These days, it seems like every network out there is pumping out docs on the state and future of our fragile planet: illegal poaching, illegal logging, legal-but-destructive driving, refining, drilling and strip-mining… TV screens everywhere are full of talking heads and disembodied voices describing everything from the unbelievable size of the North Pacific Gyre to the fact that the world’s most littered toxic item is the cigarette butt. But even in this crowded field, Earth: The Biography is well worth a look.
Earth The Biography takes the breathtaking and bar-raising cinematic approach of the BBC’s earlier masterpiece, Planet Earth and replaces the stately tone of Sir David Attenborough with the more everyman charm of noted Glaswegian geologist Dr Iain Stewart. Stewart’s goshwow enthusiasm for the magic and poetry in the Earth’s workings is infectious.
His willingness to talk to the camera while struggling through a mountainous snowdrift with a helmet strapped to his head and ice on his eyelashes is a refreshing, humanizing change from the usual ethereal pronouncements or the polished look of part-time eco hosts like Anderson Cooper (who managed to remain spotless throughout CNN’s poignant, though histrionic, Planet in Peril).
In comparison, the sight of Dr Iain gabbing matter-of-factly through an oversized diving helmet while perched on some sort of goofy undersea scooter is almost… well, lovable.
The five episodes of Earth The Biography break down the history of Earth into the four main components that shaped the planet’s evolution (volcanoes, the atmosphere, ice and the oceans) and a final summing-up, aptly called “Rare Planet.”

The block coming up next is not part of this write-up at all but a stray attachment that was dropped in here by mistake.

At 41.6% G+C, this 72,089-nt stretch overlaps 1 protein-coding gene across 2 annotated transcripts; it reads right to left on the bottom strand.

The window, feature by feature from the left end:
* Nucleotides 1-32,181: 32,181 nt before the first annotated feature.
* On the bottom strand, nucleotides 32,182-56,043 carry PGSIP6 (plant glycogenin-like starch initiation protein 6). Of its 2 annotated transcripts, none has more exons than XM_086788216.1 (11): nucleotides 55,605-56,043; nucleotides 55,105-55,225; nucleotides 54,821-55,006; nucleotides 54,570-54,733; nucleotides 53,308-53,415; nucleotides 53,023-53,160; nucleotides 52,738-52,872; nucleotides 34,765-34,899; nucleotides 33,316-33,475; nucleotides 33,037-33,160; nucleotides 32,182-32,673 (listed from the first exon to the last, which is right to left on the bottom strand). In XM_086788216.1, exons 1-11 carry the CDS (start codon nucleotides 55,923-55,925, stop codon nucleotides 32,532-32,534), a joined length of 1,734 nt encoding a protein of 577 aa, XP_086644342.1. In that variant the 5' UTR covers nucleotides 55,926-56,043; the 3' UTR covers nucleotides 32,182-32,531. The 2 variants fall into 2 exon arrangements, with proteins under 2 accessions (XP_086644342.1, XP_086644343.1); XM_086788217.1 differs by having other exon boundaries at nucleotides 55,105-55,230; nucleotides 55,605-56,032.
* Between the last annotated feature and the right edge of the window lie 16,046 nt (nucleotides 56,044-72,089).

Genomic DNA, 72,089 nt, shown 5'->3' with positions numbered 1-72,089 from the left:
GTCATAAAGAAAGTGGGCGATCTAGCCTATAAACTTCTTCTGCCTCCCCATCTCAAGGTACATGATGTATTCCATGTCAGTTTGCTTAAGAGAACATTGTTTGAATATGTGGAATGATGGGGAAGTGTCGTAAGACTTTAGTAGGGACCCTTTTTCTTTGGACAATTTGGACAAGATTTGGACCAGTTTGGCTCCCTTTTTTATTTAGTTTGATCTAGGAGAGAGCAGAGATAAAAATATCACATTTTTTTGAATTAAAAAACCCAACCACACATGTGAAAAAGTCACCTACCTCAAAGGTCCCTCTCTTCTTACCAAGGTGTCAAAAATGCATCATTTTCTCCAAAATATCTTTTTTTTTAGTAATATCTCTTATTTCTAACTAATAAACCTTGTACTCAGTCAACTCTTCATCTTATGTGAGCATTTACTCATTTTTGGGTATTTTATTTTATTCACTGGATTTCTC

Throughout, Stewart tells the story of the Earth’s history in plain English, keeping things simultaneously interesting and educational, all the while bringing it back to how each episode’s central theme contributed to the story of us.
Added to that are some simply fabulous time-lapse photography and computer-generated imagery -- and a couple of moments where it’s not quite clear just which it is tat we’re watching. A particularly impressive example is an absolutely photorealistic 14-million-year time-lapse scene detailing the erosion of an Oregon coastline.
Throughout this documentary Dr Iain Stewart lets us know that what we’re doing in our everyday lives is the biggest challenge the Earth has ever seen, but he leaves off the preachy doomsday talk that so many of the current docs depend on, instead leaving us with the cheerful message that, no matter what we do to kick Mother Nature to the ground, she’ll just fix everything up in a million years or less, and that who we should really be worried about is, in fact, us.
Jesse Corbeil is a freelance writer based in Montreal. More about him at www.jessecorbeil.ca